It’s time for some holiday ground rules


A little tough love can help you actually enjoy this most ­wonderful time of the year. Here’s how to be real without being rude.

So Grandma Althea just invited you over for Thanksgiving week and Grandpa Jones wants to visit you—along with Grandma Jones—for Christmas and Santa’s first visit. Oh, and cousin Jen decided she’s coming for Hanukkah to help you get your nursery in order. Yes, it’s the holidays—when your already busy schedule becomes even busier, thanks to a mountain of holiday to-dos and the stress of face-time with family and friends. But setting the tone and making some rules for everyone can set you free to enjoy this special time.

“First, remember to take care of yourself,” says Lyss Stern, co-author of If You Give A Mom A Martini… and founder of Divalysscious Moms ( “That means do not run around making yourself exhausted.” But if you are inclined to entertain during the holidays, Stern suggests taking a bath before or after your guests arrive or leave. “Just 15 minutes in the bath, and you’ll feel refreshed. I love adding a little lavender oil—it does wonders.”

You are not Wonder Woman

And never be afraid to ask for help. “Remember you are not Wonder Woman,” says Stern, who is mom to two young boys. “I was eight months pregnant with my first son, Jackson, during one Thanksgiving and was completely overwhelmed. For the next pregnancy, which was during the holidays, I made sure to tell my mom and sister that they were going to help cook, and I sent my husband on errands. Surround yourself with positive, helpful people.”

That’s what Rachel Campos-Duffy, mom of five children ages 2 to 9 and author of Stay Home, Stay Happy, did when pregnant with her fourth child. “My friend Debbie is my ‘Mommy Mentor’—a mom who can anticipate my needs and struggles. She gave me the best Christmas gift ever. She came to my house bearing rolls of cellophane-wrapped cookie dough that she had made at home and brought to me, so I could enjoy the cookie experience with the kids, without the work. This Christmas, if someone offers to help, don’t be a martyr! Maybe it’s cookie dough, some help with gift wrapping, or an hour of babysitting. Find a Mommy Mentor to share, help, and encourage you through this amazing journey of pregnancy and motherhood.”

Sharing in a plan with a friend is key, but having spousal support is all-important to handling social and cultural expectations put upon new and expectant moms. “Cultural expectations are always there—from others and from within our own heads,” says Kristin Maschka, author of This Is Not How I Thought It Would Be: Remodeling Motherhood to Get the Lives We Want Today. “Trust me, grandparents have forgotten what’s it like to be new parents, so it’s important that you be very direct with family and friends, and think of it as an education about what the baby, the mom, and dad need to be at their best. So I communicate with my parents, and my husband does the same with his, as often as possible.”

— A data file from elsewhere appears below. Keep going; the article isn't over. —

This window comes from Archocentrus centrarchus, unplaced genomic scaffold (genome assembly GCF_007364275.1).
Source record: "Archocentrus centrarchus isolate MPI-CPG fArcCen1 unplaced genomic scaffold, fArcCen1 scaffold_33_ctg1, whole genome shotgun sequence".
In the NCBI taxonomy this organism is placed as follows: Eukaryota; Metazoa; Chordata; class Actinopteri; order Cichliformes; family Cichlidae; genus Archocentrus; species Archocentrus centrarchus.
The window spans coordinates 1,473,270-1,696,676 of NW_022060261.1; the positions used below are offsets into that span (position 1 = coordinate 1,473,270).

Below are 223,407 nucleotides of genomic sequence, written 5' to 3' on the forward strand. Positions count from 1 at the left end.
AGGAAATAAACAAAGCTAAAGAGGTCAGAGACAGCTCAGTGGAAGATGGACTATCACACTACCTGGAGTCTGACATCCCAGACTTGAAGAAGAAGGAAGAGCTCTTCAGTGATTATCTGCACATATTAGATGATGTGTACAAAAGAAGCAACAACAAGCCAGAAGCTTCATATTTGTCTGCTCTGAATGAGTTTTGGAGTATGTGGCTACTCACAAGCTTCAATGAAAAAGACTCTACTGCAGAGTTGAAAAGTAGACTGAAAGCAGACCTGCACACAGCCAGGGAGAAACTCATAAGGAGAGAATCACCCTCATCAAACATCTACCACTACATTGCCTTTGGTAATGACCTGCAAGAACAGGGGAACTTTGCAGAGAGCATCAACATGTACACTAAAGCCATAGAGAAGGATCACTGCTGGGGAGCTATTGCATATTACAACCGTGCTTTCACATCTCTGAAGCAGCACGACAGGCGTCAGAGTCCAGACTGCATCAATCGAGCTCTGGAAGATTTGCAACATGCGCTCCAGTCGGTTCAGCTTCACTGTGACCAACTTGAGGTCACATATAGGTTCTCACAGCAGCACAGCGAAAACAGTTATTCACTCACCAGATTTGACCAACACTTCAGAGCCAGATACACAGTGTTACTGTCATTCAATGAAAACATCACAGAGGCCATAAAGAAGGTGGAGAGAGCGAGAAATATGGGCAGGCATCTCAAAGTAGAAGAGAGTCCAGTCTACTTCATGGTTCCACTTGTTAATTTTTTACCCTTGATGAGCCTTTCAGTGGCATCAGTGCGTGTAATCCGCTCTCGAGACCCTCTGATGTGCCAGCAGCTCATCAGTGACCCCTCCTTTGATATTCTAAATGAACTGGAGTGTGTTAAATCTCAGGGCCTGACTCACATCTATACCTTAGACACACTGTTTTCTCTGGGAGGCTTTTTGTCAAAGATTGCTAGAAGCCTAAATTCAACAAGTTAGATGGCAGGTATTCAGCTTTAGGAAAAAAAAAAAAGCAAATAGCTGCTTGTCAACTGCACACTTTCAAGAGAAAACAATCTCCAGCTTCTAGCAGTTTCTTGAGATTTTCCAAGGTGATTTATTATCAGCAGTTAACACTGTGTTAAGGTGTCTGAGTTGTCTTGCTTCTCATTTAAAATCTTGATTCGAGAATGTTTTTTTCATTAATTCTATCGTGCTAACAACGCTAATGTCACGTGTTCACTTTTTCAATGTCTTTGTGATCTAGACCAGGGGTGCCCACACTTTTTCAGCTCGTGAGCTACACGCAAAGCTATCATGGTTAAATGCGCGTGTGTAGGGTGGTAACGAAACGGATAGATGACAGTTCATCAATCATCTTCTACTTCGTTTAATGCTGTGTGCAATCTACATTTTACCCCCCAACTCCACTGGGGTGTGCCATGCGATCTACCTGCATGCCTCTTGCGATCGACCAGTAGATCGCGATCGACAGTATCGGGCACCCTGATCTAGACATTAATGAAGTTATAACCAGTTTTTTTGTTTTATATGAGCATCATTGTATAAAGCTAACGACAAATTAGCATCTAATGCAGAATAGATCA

Mother of 8-year-old Kate, Maschka recalls her daughter’s first Christmas: “A family gathering went far too long, and I spent much of the evening hiding in a dark bedroom with my very over-tired 2-month-old baby, both of us sobbing. I still have the photo that was taken right after we got out of the bedroom; it’s a constant reminder of how miserable I was that night. In hindsight, I wish I had given gentle ground rules before going, like saying ‘We can stay on Christmas day for two hours and then mom and baby will need rest, so what time would you like us?’ There are ways to be direct without being rude.”

The gift-giving system

For Maschka, being frank also meant laying down a holiday gift-giving system. “For the first several years, because that’s when excitement takes over with everybody, we put a limit on the number of presents Kate could receive—two—but we said an unlimited amount of books could be given because you can always find room for another book, plus it’s educational. So we gave a place where grandparents and family could go overboard, but at the same time, it limited the overflow of competitive gift-giving.”